Fully Alive is not for couples only, but for all men and women. Crabb beseeches readers not to limit or define themselves by anything except God’s call to come alive in relational masculinity and femininity. 

To order Fully Alive, call Baker Publishing Group at 800-877-2665.

Niagara Falls high-wire artist finds his balance PDF Print E-mail
Written by Leslie Santamaria   
Tuesday, 30 April 2013 12:56 PM EDT

BalanceFamed Wallenda performer tells behind-the-scenes stories of spectacular stunts and grounding faith

As high-wire artist Nik Wallenda walked across Niagara Falls in 2012, his continual prayers were broadcast live to millions of television viewers. Unbeknownst to Wallenda, ABC officials kept his microphone on, which allowed listeners to hear the fruit of his faith. In Balance: A Story of Faith, Family, and Life on the Line, written with David Ritz, Wallenda recounts his lifelong journey with Christ, his battles with ego and his experiences as a circus performer.

Wallenda is a seventh-generation descendant of the legendary Great Wallendas. At age 2, he first walked a tightrope in his parents’ backyard. His great grandfather, Karl Wallenda, was an accomplished acrobat and Wallenda’s hero. In 1978, while walking between the towers of Puerto Rico’s Condado Plaza Hotel, Karl fell to his death because of faulty rigging. From then on, Karl starred in Wallenda’s recurring dreams of skywalking.

When Wallenda was 6, his parents were performing in the Shrine Circus in Buffalo when they took him and his sister to Niagara Falls. Wallenda recognized the site as the falls in his dreams in which Karl said, “Walk over the falls.” 

Wallenda worked 10 years as a circus clown with his family and first walked the wire in a show at age 13. His parents required Bible study in his homeschooling, and he accepted Christ as a child. Along the way, he met his wife, Erendira, who is also a performer. 

As an adult, Wallenda has executed numerous spectacular stunts, including breaking his family’s world record by creating an 8-man pyramid and completing a skywalk and bike ride live at 135 feet high from New York City’s Prudential Center to a crane on NBC’s Today show.

Wallenda and his team then endeavored to make the Niagara Falls walk happen. Setbacks with permissions from the U.S. and Canada made the feat look impossible at several points. While waiting for approvals, Wallenda successfully recreated his great-grandfather’s high-wire walk in Puerto Rico—and his mother walked with him.

Finally the Niagara event was approved. Amid wind and rain, Wallenda crossed the falls with millions watching and listening. He writes, “I’m glad the world heard how, in the midst of my most precarious walk, I turned to Jesus to balance my spirit.”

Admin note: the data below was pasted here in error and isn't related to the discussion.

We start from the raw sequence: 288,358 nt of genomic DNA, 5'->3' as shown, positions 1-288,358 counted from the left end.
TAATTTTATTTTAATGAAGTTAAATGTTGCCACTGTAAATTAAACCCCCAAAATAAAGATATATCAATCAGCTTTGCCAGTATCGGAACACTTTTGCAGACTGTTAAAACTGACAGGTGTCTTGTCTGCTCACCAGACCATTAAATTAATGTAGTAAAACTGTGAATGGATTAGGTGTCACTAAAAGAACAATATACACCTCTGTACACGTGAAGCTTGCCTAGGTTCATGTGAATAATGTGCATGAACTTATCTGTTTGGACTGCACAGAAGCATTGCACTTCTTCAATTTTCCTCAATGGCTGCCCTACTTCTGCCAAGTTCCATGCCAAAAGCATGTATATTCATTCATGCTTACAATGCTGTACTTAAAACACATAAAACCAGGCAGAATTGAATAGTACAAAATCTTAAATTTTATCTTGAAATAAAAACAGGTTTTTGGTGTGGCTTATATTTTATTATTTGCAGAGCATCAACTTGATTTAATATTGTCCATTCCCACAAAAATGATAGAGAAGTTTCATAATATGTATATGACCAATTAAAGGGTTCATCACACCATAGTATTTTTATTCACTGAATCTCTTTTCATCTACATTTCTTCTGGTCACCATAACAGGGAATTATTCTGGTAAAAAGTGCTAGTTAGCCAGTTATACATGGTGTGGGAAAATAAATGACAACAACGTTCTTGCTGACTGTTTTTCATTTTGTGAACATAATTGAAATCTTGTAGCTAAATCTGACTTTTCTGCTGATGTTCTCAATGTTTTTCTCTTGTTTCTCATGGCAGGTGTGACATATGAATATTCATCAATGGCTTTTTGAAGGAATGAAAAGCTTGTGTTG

To order Balance, call FaithWords at 800-759-0190.

Book Reviews CR March 2012 PDF Print E-mail
Wednesday, 14 March 2012 03:30 PM EDT

Top Pick


Frank Peretti

Howard Books

hardcover, 512 pages, $26.99



Ever-popular author Peretti will surely delight his many fans—more than 15 million copies of his novels are in print—with this newest plunge into the space between reality and fantasy.·


Dane and Mandy have been a popular magic act for 40 years, until she is killed in a traffic accident. But when she reappears as a 19-year-old girl with no memories of their years together, Dane’s life turns upside down. Is he crazy? Can it really be her? Or is she crazy? Mandy, who now goes by Eloise Kramer, takes up magic, soon making a name for herself with her amazing abilities. But what seems like extraordinary skill becomes much more when the truth is slowly revealed. 

Peretti weaves a marvelous tale of magic and science that will keep readers guessing—and gasping—from start to finish. His illusions and allusions will leave fans pondering the power of human and divine love, as well as this caution: “So to put the lesson simply, we are not God.”

—Ann E. Byle




 Miracle for Jen

Linda Barrick with John Perry

Tyndale House Publishers

hardcover, 288 pages, $19.99


Heading home from a concert in November 2006, the Barrick family’s van was struck by a drunk driver in Lynchburg, Va. In Miracle for Jen: A Tragic Accident, a Mother’s Desperate Prayer, and Heaven’s Extraordinary Answer, Jen’s mother, Linda Barrick, tells of the accident that left all of the family members with serious injuries.

Worst of all, 15-year-old Jen suffered brain trauma and skull fractures that left her in a coma for five weeks, but even while comatose, she was able to talk to God clearly. Jen eventually opened her eyes and began praying and praising Him, though she didn’t always recognize her parents or even recall that she had a brother. 

Barrick shares openly her struggles in wanting to see Jen get back to normal. She uses Jen’s journal entries before the accident to show the depth of her daughter’s faith, as well as comments from hospital visitors and others impacted by Jen’s life.

A well-written, inspiring story, Miracle for Jen not only celebrates God’s goodness, but also demonstrates the power of love as seen through the unsung heroes who sacrificed to help the Barrick family recover.

—Nicole Anderson




 1000 Days

Jonathan Falwell

Thomas Nelson

hardcover, 240 pages, $22.99


Falwell’s 1000 Days: The Ministry of Christ focuses on Jesus’ public ministry, which transpired over the course of a mere three years.